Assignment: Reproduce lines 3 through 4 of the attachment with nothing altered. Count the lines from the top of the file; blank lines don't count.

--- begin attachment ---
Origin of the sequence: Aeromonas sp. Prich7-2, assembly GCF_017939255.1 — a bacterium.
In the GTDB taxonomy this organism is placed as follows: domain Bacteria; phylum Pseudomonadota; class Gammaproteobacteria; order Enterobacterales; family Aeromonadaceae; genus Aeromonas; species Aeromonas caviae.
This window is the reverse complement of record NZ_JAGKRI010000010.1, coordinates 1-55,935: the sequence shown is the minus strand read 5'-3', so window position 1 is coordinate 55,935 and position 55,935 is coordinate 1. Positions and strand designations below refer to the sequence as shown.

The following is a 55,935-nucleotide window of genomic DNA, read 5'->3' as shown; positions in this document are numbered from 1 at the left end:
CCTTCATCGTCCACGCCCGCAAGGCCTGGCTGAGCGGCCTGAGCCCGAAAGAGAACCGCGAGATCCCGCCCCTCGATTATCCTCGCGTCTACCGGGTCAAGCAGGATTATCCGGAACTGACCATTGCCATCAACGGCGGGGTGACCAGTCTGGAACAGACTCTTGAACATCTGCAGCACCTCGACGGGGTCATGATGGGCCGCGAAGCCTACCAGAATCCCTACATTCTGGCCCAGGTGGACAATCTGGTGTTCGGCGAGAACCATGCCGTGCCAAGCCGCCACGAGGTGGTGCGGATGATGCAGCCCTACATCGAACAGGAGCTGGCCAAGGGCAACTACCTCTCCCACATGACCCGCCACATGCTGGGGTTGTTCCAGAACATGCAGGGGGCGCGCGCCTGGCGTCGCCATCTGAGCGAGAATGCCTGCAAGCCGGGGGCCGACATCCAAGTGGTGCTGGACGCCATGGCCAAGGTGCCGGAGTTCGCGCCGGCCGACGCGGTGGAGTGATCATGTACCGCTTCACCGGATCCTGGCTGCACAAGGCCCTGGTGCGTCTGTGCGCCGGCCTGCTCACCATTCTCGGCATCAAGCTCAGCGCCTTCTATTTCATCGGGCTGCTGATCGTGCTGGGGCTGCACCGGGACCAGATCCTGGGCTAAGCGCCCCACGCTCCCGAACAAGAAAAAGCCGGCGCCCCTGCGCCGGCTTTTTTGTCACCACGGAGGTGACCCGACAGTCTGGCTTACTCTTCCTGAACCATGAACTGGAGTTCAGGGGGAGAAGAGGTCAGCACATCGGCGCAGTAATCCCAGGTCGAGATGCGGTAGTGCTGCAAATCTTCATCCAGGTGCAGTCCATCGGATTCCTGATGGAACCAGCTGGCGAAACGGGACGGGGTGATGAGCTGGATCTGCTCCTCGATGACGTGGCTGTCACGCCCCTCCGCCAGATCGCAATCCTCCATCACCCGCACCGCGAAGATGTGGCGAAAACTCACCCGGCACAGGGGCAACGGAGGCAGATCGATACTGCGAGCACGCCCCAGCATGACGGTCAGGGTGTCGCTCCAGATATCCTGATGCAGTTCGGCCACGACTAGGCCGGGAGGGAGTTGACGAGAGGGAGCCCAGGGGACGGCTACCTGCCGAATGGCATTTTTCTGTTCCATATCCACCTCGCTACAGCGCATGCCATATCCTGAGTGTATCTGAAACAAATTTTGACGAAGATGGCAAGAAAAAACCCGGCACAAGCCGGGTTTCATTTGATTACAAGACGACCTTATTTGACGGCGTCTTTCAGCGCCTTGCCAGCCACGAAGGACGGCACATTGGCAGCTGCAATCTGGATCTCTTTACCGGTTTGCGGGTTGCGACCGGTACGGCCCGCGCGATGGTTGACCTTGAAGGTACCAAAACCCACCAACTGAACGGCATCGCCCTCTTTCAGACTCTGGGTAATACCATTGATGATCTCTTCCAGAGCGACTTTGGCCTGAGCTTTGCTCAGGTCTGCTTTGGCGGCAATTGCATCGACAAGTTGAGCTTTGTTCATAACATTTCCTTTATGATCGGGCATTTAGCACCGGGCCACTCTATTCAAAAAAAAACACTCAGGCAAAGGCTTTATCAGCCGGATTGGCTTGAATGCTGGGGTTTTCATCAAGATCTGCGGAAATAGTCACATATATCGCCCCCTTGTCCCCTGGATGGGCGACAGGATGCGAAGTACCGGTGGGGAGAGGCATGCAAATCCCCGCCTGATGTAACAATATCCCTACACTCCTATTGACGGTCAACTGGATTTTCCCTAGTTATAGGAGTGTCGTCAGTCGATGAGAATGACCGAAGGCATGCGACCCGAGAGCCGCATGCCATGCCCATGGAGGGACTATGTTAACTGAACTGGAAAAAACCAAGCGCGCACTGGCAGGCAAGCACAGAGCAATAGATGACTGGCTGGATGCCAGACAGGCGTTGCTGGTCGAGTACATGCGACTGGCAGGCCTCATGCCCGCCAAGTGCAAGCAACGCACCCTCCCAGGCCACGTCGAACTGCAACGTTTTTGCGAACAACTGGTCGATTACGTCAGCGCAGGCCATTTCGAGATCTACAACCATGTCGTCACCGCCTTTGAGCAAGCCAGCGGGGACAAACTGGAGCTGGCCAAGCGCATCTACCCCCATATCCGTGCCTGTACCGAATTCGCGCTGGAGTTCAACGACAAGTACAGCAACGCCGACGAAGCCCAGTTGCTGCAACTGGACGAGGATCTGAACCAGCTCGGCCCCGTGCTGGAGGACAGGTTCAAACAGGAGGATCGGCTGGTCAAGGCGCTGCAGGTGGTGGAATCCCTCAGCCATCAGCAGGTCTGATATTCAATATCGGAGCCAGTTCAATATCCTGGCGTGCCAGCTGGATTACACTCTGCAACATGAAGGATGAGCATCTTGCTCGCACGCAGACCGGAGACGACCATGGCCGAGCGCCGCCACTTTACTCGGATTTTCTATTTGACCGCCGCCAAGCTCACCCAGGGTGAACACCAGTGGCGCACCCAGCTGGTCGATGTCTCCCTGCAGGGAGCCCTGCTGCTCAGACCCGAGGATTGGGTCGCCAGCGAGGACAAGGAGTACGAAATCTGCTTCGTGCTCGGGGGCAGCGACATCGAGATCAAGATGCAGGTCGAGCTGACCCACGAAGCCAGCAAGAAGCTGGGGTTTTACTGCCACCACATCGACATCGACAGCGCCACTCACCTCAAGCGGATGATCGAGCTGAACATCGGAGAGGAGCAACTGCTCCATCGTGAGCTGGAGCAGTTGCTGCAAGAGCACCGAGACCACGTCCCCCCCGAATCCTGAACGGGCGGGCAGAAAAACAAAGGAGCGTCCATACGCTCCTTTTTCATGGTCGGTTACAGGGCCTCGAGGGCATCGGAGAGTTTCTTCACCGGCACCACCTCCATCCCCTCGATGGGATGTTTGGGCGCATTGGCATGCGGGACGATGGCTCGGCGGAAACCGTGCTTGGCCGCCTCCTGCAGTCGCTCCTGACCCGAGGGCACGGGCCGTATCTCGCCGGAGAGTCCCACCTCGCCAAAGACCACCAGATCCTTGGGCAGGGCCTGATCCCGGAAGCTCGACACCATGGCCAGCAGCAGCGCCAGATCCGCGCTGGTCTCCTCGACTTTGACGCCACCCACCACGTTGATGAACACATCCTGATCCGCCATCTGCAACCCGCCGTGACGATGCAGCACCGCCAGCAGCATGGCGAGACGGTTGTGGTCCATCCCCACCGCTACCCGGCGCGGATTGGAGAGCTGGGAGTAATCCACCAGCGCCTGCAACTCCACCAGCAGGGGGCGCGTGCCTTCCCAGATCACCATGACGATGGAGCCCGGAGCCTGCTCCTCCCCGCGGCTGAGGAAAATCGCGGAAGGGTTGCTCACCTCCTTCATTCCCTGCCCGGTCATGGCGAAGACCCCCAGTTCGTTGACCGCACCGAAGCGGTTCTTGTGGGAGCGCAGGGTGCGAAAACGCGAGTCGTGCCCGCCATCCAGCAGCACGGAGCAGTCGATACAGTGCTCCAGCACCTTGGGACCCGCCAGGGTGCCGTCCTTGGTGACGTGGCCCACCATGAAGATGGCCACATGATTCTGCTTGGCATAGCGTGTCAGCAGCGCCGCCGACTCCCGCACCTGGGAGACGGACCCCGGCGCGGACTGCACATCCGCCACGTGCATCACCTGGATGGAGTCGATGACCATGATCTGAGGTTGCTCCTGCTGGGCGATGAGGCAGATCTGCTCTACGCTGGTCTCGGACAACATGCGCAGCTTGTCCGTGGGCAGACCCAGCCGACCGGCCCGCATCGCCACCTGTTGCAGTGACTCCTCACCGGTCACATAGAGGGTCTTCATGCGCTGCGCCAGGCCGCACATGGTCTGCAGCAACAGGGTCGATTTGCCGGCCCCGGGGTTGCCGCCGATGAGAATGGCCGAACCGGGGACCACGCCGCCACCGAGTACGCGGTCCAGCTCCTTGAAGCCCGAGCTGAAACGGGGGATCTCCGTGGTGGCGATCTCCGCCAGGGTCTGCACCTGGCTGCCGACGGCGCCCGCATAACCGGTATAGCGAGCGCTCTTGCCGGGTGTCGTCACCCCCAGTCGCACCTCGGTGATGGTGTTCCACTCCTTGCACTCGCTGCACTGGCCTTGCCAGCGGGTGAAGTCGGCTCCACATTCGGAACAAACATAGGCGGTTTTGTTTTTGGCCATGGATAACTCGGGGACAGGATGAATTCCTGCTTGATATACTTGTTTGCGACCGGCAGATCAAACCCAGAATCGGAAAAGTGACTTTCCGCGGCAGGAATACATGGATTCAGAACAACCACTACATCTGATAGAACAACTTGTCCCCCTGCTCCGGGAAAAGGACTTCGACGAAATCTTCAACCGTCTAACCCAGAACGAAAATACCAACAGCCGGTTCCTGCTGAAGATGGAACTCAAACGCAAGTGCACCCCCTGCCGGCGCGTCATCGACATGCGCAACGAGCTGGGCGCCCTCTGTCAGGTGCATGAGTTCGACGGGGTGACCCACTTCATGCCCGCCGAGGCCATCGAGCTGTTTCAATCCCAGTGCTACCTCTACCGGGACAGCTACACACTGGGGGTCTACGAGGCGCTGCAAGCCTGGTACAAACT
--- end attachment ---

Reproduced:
This window is the reverse complement of record NZ_JAGKRI010000010.1, coordinates 1-55,935: the sequence shown is the minus strand read 5'-3', so window position 1 is coordinate 55,935 and position 55,935 is coordinate 1. Positions and strand designations below refer to the sequence as shown.

The following is a 55,935-nucleotide window of genomic DNA, read 5'->3' as shown; positions in this document are numbered from 1 at the left end: